YOUR M.D. nurtures future physician-scientists

Physician-Scientist Experience offers immersive research experience

Tameka SmithJuly 13, 2017

Tameka Smith was undecided. Should she pursue a Ph.D. or an M.D.?

As a University of Puget Sound undergraduate, Smith had majored in biology. Her thesis was on predatory bacteria, where she discovered an interest in immunology. After graduating, she decided to explore a research career. She moved to Portland and worked as a research assistant in the lab of Ann Hill, Ph.D., professor of molecular microbiology and immunology, OHSU School of Medicine.

It was a good experience, Smith says, improving her understanding of bench science. Ultimately, though, she realized she wanted to make a more direct impact on human health.

So M.D., it was.

Luckily, Smith – now a fourth-year M.D. student – is in OHSU's YOUR M.D. program, where the curriculum flexes to fit students' interests. For research-focused students like Smith, the curriculum offers the Physician-Scientist Experience, which provides introductory research training for medical students interested in clinical and translational science.

The experience – with a five-month or one-year option – carves out dedicated, immersive time for students to independently design and complete a research project under the mentorship of a faculty member. Students also participate in a twice-monthly seminar featuring journal clubs and physician-scientist presentations.

Smith says she was excited to do research for YOUR M.D.'s capstone scholarly project, but she wanted more time to immerse herself in a question. With the five-month research option, she says, "I had more focused, consecutive time for the project."

From February to July last year, Smith worked with the Multnomah County Health Department, investigating commonalities among Portland women infected with syphilis. She is conducting a statistical analysis on the case data, she says, and hopes to publish her results in a scholarly journal later this year.

That deeper research dive is the hallmark of the Physician-Scientist Experience, explains Peter Mayinger, Ph.D., associate professor of medicine, OHSU School of Medicine, and director of YOUR M.D.'s Physician-Scientist Experience.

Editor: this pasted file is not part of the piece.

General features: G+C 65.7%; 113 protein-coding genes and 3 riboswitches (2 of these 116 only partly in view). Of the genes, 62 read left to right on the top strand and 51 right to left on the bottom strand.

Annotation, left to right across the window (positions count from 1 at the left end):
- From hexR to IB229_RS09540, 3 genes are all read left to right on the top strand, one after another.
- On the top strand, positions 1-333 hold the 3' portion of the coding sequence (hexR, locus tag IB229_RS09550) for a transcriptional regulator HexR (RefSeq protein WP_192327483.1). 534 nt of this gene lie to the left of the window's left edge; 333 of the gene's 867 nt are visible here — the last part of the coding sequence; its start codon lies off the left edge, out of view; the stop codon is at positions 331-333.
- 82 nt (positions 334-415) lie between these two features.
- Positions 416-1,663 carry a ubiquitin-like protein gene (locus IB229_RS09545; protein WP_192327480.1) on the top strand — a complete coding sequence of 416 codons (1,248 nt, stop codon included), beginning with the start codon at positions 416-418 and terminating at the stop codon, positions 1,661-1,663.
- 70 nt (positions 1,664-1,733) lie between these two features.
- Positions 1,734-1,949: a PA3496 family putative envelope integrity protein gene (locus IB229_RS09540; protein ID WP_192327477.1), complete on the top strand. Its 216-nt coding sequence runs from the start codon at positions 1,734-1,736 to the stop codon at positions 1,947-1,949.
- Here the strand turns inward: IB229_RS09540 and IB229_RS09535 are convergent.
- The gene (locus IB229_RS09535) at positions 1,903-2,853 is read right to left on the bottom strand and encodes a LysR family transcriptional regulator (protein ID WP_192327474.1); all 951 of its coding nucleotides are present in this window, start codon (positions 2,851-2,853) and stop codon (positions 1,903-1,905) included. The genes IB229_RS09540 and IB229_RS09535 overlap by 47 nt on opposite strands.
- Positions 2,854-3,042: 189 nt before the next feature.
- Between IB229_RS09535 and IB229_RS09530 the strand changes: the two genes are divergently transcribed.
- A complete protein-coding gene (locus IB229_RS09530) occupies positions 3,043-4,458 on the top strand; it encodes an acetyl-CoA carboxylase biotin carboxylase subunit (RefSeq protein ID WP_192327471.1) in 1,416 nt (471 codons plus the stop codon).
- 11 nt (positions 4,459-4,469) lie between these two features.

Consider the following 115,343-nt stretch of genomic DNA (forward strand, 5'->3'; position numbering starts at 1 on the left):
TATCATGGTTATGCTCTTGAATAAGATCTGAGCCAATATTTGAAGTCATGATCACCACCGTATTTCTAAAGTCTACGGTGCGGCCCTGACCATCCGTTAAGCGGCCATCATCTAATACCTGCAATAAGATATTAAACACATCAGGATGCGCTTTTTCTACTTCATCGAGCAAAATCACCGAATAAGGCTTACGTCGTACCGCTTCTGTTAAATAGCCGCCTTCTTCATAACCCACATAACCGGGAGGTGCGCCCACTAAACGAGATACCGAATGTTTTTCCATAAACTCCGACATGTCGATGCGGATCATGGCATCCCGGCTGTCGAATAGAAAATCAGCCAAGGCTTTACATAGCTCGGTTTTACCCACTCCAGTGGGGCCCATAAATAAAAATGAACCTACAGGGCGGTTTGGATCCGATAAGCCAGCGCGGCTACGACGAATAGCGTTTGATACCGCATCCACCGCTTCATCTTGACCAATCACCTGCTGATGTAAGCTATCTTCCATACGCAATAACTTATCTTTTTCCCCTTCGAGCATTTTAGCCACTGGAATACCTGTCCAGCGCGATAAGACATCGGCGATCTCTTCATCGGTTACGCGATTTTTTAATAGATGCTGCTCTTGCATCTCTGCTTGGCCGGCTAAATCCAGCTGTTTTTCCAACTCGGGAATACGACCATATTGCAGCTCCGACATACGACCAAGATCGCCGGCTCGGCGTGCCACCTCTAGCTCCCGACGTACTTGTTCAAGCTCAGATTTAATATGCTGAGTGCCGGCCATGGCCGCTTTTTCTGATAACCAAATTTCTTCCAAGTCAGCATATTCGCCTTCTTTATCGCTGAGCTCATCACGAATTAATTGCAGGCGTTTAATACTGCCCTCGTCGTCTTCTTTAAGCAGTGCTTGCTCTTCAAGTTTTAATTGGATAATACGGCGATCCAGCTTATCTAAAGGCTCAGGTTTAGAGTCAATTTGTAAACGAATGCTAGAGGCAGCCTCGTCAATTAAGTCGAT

Chace MoletaThe experience is important because "physician-scientists play the critical role of bringing knowledge from the patient bedside back to the lab bench," said Dr. Mayinger. "Ultimately, we need to be creating more physician-scientists in the United States."

Smith says the experience gave her valuable experience in public health-oriented clinical research, providing a competitive edge as she begins applying to residency programs. Wherever she ends up, Smith says she wants research to be part of her career.

Third-year M.D. student Mara Rosenberg is beginning the one-year research option this month. She recently obtained a prestigious American Society of Hematology Career Development Award to help support her work. One project, she explains, will be assessing minimal residual disease in acute myeloid leukemia by comparing the genomic mutation profile pre- and post- induction therapy.

"And, if the data supports it, we will correlate these changes with clinical features and outcome," she said. "Additionally, we will compare the estimated minimal residual disease identified through next generation sequencing technology with that which is found via flow cytometry."

Students in the one-year research option are enrolled in the school's Human Investigations Program, providing opportunity to obtain a master's degree in clinical research.

Fourth-year M.D. student Chace Moleta spent five months last year in the lab of Michael Chiang, M.D., professor ophthalmology, OHSU School of Medicine, working on retinopathy of prematurity in preterm infants. Moleta went on to co-author three studies, including lead authorship of the study "Plus Disease in Retinopathy of Prematurity: Improving Diagnosis by Ranking Disease Severity and Using Quantitative Image Analysis," which appeared in the journal Ophthalmology last fall.

Moleta says he's grateful for the immersion experience. "I knew I wanted a career that had some research component, but this experience solidified it for me," he said.


Pictured top: Tameka Smith; bottom: Chace Moleta